Maybe you asked yourself already, why I suddenly start making posts about water filters. Let me tell you.

Possibly everyone of us tea lovers has had this problem: Purchased a tea that tasted amazing at a friend's, in the shop or at the plantation, but at home it just doesn't work. Tried a lot of brewing techniques, different temperature and steeping times - it just doesn't work. It smells great though. And most of us came up with the answer: it's the water. Most of us live  in big cities, some, like me, in the Northern German plains, where the tab water is perfectly clean, but has been sitting deep underground for the last more than 10.000 years. That means, it's far from a perfectly fresh mountain spring water, it's hard and tastes stale.

Just as me, I guess most of us have therefore tried some different bottled waters. There is some actually quite decent ones, especially from middle- and southern European mountain wells, where the water is filtered through and enrichened with minerals from volcanic soil. But even here, every soil is different, every tea reacts differently on such on the mineral side rather heavy waters. Most people find their water of choice at some point, but especially those into very light, fine and floral tastes will not be happy with a widely available water. So what to do if that one shop nearby that sold that one particularly good water doesn't stock it any more? Also: is it really worth all the carrying? And all the money? Good water can, calculated per liter, be easily more expensive than the tea leaves, if a good tea is brewed several times.

So while some people find rather impractical, like (what many Chinese do) bringing big barrels of water with them every time they drive to a mountain with a good well, or expensive, like a reverse osmosis filtration system, which still only works well, if the right amount of the right minerals is added to the water after filtration, many people drink only their finest teas with good bottled water and for the rest use a simple tabletop water filtration jar. But what do these jars actually filter? It's mostly active coal filters, so they only make the water softer. Plus, they need a new soft-plastic filter cartridge once every month, which does not work well yet the first few days and not too well any more the last few days. I have one of these too, gave up on it at some point. Too much struggle for too little impact - and it's not too cheap neither if you calculate the monthly cartridge change.

Last year, on the hunt for the best way of getting good, clean and soft tea water for my newly founded shop in water, a city with even harder water than the area near Hamburg, where I still live, I got introduced to a group of people in Hamburg, who had a pretty awesome new product coming up: a water filter, coming as a version for countertop use attached to the tab or built in under the sink, that is made of a hard block of rolled up finest coconut fiber mesh, with washed-in active coal. While the coal does what we already know from these jar-filters as well as some other countertop models, the coconut fiber core does actually clean 95% of all finest particles from the water, including pesticides, heavy metals, medical residues and so on. So you could say what comes out is as clear and undrinkable as destilled water or what comes out of a reverse osmosis filter without artificial addition of minerals. But here comes the catch: the coconut fiber carries such large amount of minerals itself, that it actually remineralizes the water automatically. Without electricity or any fancy mechanical components, just fueled by water pipe pressure.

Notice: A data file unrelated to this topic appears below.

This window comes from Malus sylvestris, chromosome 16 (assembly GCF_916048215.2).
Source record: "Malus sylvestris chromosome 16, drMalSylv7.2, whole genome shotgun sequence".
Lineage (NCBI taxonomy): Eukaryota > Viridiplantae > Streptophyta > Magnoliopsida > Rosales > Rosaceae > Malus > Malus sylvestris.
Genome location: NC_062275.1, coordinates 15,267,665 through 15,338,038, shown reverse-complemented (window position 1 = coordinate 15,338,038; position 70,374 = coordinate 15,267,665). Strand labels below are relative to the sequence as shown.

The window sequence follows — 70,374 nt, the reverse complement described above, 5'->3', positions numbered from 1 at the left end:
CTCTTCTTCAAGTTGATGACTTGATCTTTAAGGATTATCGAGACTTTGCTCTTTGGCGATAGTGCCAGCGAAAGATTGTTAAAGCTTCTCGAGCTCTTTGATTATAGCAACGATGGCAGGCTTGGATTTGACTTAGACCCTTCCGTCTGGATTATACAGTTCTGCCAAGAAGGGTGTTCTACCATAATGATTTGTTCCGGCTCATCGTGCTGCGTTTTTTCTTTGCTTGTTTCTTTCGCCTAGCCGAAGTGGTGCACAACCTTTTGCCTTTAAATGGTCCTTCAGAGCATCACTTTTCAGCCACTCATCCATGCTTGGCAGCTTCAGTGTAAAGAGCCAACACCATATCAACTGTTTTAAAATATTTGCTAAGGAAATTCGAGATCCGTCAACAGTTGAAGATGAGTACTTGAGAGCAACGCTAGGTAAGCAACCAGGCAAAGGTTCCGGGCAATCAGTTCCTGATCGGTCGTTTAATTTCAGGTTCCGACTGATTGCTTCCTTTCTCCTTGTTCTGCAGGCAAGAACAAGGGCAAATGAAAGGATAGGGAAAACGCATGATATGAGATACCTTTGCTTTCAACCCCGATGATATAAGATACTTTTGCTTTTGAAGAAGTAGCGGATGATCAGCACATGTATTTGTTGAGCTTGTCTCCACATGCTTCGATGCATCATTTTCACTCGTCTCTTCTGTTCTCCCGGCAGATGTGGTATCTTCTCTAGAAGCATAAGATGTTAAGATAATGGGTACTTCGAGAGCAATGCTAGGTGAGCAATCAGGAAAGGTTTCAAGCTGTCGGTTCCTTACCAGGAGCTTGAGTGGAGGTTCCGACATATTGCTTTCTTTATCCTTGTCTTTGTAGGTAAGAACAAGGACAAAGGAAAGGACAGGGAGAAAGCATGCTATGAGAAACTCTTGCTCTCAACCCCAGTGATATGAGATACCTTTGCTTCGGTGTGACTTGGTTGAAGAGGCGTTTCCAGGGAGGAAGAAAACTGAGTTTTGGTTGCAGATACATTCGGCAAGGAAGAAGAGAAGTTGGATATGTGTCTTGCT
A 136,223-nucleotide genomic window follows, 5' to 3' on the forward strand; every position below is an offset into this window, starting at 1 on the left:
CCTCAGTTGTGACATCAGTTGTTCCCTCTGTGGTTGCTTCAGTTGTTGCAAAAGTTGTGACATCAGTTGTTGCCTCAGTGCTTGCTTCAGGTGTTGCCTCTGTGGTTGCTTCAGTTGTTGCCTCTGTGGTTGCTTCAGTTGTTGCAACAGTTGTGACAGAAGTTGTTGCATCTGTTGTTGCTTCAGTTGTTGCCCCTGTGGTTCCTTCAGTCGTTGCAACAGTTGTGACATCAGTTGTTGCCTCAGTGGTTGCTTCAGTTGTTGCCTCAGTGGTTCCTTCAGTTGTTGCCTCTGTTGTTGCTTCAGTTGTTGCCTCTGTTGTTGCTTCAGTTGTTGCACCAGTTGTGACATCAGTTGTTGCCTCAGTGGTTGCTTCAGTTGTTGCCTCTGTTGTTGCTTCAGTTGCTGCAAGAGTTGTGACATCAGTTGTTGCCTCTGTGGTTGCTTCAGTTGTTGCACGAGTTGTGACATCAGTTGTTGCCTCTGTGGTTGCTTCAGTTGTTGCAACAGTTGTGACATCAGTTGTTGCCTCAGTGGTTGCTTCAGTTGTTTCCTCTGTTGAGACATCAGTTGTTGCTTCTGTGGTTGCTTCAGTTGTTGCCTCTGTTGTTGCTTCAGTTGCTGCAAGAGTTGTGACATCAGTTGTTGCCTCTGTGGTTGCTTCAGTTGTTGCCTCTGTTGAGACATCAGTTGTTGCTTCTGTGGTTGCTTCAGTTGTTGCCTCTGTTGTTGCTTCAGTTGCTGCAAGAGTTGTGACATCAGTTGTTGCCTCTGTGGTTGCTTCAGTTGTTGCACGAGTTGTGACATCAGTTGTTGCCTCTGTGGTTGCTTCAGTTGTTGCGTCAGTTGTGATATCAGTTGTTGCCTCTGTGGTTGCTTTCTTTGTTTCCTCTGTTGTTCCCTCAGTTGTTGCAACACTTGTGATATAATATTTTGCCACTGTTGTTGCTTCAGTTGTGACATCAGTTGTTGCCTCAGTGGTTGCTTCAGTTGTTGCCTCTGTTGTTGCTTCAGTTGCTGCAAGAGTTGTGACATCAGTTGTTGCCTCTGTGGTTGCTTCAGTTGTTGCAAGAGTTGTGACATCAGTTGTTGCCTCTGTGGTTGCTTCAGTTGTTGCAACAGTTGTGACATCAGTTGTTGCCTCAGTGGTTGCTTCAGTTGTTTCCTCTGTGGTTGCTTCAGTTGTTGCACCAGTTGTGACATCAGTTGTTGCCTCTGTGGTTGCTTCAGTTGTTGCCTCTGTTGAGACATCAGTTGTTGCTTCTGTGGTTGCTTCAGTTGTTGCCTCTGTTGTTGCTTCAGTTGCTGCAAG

I tried my first pre-series model of the filter for more than 7 months now, carried it around with me pretty much on every journey I went on, tried it on a lot of different waters, destroyed the first cartridge with hot water (lesson learnt: hot water washes out the active coal, makes sense), and what I realized was, that wherever I went, I had amazing tea water, straight from the tab, no matter the water quality of the place.

But the best thing about it is the price: with 138 € plus shipping including one filter cartridge and the next cartridge after half a year or 10.000 liters being at only 38 €, calculated on long-term use it is actually the cheapest scientifically proven working water filtration system on the German market. And this goes to people who do not use customers' money for advertisement or paying back investors. It's a self- and crowdfunded project and an Italy-based company produces the filters, so it is fully made in the EU. Nice, right?

So because I realized that almost all my tea customers have the exact same water-related problem and almost everybody was interested in this system, I decided to not just use it myself, but also partner up with The Local Water and sell their systems in my shop. 

Check them out on www.thelocalwater.com/riversandclouds and hit me up if you have any questions - or drop by in Lübeck and taste the difference!

By the way, I added their "Victoria"-vitaliser to the tab of mine, which breaks open the last remaining molecules of chalk (only long molecule chains are able to bind taste molecules, settle in your teaware or create a film on your tea) and adds air to the water, making it lighter and much smoother in taste. Hope it's back in stock soon, as it's another great addition.

Moritz HolstComment